It was the war that changed everything, and yet it’s been mostly forgotten: in 1935, Italy invaded Ethiopia. It dominated newspaper headlines and newsreels. It inspired mass marches in Harlem, a play on Broadway, and independence movements in Africa. As the British Navy sailed into the Mediterranean for a white-knuckle showdown with Italian ships, riots broke out in major cities all over the United States.
Italian planes dropped poison gas on Ethiopian troops, bombed Red Cross hospitals, and committed atrocities that were never deemed worthy of a war crimes tribunal. But unlike the many other depressing tales of Africa that crowd book shelves, this is a gripping thriller, a rousing tale of real-life heroism in which the Ethiopians come back from near destruction and win.
Tunnelling through archive records, tracking down survivors still alive today, and uncovering never-before-seen photos, Jeff Pearce recreates a remarkable era and reveals astonishing new findings. He shows how the British Foreign Office abandoned the Ethiopians to their fate, while Franklin Roosevelt had an ambitious peace plan that could have changed the course of world historyhad Chamberlain not blocked him with his policy on Ethiopia. And Pearce shows how modern propaganda techniques, the post-war African world, and modern peace movements all were influenced by this crucial conflicta war in Africa that truly changed the world.
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About the Author
Jeff Pearce has traveled far to get his unique stories. For his landmark history, Prevail , he tracked down survivors from the Italian-Ethiopian War of the 1930s and 40s, and he uncovered shocking records about Britain's role during the conflict in London archives. For the book he's currently working on, he went all the way to Iraq to interview Kurdish defence forces less than two kilometres away from a town controlled by ISIS. And in 2005, he briefly taught journalism in Burma.
His book of investigative journalism, Gangs in Canada , has been adopted as a textbook for criminology, and his history of sex in Canada, How to Make Love in a Canoe , has been adapted into a hilarious stage adaptation by the University of Toronto's Theatre Erindale. In 2007, he wrote his stage play, Defenders of Gravity , which was chosen by a professional panel to inaugurate the Playwrights of Spring Festival in Toronto. Harper Voyager reissued his popular SF thriller, The Karma Booth , and his other science fiction and fantasy works have earned critical praise from indie reviewers as well as a loyal following.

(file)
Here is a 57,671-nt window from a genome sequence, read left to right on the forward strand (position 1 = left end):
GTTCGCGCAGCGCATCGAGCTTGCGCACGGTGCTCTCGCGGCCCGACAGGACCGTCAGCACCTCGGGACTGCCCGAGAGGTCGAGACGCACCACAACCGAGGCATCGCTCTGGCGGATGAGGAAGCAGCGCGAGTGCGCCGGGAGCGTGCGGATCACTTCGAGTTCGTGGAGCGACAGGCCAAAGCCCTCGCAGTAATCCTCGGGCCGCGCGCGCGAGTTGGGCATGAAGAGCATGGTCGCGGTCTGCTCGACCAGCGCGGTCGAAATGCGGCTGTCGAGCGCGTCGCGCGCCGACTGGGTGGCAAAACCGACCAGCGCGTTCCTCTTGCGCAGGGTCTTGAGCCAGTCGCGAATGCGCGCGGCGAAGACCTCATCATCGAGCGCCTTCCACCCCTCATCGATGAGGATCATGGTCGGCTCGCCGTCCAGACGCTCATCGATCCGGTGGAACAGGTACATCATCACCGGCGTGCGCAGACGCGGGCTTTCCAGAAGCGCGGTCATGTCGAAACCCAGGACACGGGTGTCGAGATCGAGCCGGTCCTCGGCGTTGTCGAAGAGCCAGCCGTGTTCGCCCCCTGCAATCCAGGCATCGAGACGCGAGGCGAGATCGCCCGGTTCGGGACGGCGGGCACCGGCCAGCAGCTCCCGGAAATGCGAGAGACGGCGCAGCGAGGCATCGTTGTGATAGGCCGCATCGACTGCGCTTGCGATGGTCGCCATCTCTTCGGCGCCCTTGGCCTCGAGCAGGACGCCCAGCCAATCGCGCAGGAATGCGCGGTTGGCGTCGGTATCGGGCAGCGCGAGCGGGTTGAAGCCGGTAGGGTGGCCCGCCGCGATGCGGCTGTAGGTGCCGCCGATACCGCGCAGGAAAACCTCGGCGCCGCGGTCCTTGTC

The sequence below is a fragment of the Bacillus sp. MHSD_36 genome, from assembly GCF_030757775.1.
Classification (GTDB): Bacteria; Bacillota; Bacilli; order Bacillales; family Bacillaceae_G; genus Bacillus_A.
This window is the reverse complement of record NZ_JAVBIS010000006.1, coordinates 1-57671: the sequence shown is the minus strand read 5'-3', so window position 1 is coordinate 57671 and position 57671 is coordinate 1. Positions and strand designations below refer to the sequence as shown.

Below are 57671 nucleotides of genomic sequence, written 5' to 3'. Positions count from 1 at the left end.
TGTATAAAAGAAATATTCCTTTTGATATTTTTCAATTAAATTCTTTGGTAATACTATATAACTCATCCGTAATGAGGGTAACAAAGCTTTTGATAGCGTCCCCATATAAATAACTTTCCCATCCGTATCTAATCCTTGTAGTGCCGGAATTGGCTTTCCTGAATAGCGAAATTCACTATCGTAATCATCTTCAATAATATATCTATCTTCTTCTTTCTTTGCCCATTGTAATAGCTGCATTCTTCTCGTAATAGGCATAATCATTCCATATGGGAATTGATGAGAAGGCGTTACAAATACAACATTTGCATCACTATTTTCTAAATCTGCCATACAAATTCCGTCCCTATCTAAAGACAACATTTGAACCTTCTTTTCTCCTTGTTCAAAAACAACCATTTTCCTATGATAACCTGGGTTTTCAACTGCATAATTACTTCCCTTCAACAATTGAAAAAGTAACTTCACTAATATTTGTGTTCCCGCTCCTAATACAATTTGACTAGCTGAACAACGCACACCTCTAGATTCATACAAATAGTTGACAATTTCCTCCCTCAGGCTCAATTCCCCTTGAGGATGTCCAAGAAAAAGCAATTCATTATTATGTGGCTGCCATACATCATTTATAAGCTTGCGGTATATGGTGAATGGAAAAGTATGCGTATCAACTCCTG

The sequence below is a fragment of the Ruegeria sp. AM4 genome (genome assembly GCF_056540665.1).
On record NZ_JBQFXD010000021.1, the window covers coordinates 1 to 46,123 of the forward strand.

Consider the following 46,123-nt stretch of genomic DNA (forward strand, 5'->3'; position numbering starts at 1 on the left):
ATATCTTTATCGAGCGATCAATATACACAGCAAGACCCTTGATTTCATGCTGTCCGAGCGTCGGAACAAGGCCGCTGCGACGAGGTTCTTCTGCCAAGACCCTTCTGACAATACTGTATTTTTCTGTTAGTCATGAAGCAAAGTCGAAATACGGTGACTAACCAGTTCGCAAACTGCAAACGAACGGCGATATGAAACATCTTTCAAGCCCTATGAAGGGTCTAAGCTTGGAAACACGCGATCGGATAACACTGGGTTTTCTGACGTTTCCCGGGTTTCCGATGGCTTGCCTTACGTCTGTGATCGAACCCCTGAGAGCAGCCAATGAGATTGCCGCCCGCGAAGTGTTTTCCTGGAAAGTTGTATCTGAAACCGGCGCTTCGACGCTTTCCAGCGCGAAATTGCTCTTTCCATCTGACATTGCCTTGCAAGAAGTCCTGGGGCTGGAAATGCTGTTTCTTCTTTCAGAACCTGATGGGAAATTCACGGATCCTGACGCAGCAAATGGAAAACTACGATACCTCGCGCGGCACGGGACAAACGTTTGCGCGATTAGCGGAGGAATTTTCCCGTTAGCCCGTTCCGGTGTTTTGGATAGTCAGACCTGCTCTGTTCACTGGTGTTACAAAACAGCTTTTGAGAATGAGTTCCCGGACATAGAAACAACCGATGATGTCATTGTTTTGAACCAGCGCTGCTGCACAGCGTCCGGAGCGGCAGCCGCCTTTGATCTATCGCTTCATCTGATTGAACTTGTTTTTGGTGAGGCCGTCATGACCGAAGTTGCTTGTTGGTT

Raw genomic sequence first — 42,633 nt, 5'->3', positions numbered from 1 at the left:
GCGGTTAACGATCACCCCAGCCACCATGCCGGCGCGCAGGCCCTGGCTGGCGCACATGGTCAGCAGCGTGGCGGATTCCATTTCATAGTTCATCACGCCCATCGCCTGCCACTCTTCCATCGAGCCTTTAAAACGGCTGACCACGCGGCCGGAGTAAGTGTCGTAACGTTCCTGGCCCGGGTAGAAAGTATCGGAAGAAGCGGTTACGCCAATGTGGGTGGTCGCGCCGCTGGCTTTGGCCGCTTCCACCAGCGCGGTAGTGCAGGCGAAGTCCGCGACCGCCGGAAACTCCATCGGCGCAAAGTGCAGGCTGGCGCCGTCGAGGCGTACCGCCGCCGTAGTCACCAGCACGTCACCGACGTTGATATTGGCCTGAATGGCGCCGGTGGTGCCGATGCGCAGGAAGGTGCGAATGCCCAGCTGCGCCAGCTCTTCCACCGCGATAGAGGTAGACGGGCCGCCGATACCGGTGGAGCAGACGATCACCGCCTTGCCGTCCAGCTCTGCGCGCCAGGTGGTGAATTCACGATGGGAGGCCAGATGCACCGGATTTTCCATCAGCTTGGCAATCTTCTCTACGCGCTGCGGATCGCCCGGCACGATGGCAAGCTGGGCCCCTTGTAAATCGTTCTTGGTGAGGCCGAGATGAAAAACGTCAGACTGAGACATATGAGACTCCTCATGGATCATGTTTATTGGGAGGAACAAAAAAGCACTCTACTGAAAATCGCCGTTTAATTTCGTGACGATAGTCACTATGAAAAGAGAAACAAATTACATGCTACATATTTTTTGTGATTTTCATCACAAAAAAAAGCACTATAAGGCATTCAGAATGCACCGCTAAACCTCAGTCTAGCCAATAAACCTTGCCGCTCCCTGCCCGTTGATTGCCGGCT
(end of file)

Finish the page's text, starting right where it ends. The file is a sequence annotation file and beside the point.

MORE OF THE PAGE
Richard Pankhurst has a doctorate in economic history from the London School of Economics. In 1962, he was the founding director of the Institute of Ethiopian Studies at the University College of Addis Ababa, and, in 2004, he was appointed Officer of the Order of the British Empire for services to Ethiopian studies. He lives in Addis Ababa.
Table of Contents
List of Illustrations and Photo Credits vi
Foreword Richard Pankhurst xi
Preface to the Paperback Edition xiii
Note on Names xvii
Part 1 Resist
Chapter 1 The Duce and the Eternal City 11
Chapter 2 The Negus and the New Flower 26
Chapter 3 A Silent Room in Stresa 46
Chapter 4 Bluster 63
Chapter 5 Colors of Conscience 83
Chapter 6 The Brink 103
Chapter 7 "I Hope the Organmen Gas Them to Buggery" 124
Part 2 Endure
Chapter 8 War 143
Chapter 9 A Season of Betrayals 161
Chapter 10 Schemes … 182
Chapter 11 … And Downfalls 213
Chapter 12 "The Rain That Burns and Kills 229
Chapter 13 The Old Man on the Mountain 248
Chapter 14 "… If You Think It Better to Come Here and Die with Us …" 276
Chapter 15 A King's Lonely Prayer 296
Part 3 Prevail
Chapter 16 Taken Up to Rome 319
Chapter 17 "What Answer Am I to Take Back to My People?" 343
Chapter 18 The Pride of Lions 361
Chapter 19 Abattoir 388
Chapter 20 Eden Bows Our 420
Chapter 21 A Volcano, Permanently Simmering 443
Chapter 22 Day of Deliverance 462
Chapter 23 Champagne and Jazz Records 486
Chapter 24 "That Was Another War" 505
Chapter 25 Epilogue of Stones 534
Select Bibliography 595
Most Helpful Customer Reviews
I think Pearce’s perspective makes him passionate and gives the book life. He writes it like a story, a journey, not a textbook. You know who the heroes and villains are but he’s fair in his treatment of the characters. He is willing to point out the warts of those on Ethiopia’s side and he avoids making a caricature out of the Italians. This book is a long but good read and I’d recommend it to anyone who’s interested in this topic.